Friday, November 23, 2007

Giant Bugs

Imagine a world where bugs rule the world. They are bigger than you, stronger than you and aren't afraid of you. There are no fly swatters big enough to smash these bugs.

Now I know that this sounds like a scene from Honey, I Shrunk the Kids but at one point in history, bugs were much bigger than they are today and paleontologists have proof in the form of giant fossils.

Recently, paleontologists have found more exciting evidence of giant bugs. The fossil of a giant sea scorpion was found in Germany. It was eight feet and some change long and had claws that were 18 inches long. Before this discovery, they knew that bugs used to be very large but had no idea that they could be larger than humans. In fact, this bugger is a foot and a half larger than the largest previously known sea scorpion.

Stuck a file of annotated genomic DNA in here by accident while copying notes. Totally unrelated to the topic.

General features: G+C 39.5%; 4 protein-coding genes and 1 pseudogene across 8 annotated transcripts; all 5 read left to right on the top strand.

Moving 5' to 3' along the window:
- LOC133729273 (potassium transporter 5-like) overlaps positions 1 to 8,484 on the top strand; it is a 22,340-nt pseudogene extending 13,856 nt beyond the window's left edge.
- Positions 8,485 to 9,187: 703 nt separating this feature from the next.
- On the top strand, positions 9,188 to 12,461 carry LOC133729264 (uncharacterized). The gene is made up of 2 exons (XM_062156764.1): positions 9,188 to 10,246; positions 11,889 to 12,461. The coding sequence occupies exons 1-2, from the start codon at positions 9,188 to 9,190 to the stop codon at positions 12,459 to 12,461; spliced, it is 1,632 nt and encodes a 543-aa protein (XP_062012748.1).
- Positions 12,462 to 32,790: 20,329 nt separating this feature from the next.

Paleontologists think this giant bug remained only in the water. It was very large and had legs, but they were too small to be useful for walking on land, as you can see from the picture. They believe that the legs were used for catching prey. The sea scorpion was at the top of the food chain when he was alive. He'd eat anything from small armored fish to smaller sea scorpions. The reason he was such a big head was because the fish he ate were still jawless. There wasn't much to provide competition to the giant bugs.

Today, the biggest bugs are lobsters and spider crabs.

Wow, this really blows my mind. I don't know about you, but I have nightmares about giant bugs attacking the house. It's really mind boggling to think about how these giant bugs actually existed and not all of them were water bugs. There were giant sized cockroaches and dragonflies too. I'm glad evolution led to them being smaller because it'd be a really harsh world if we had to deal with the giant dragonflies landing on the car while trying to get to work.

Thanks National Geographic for the picture and the content.

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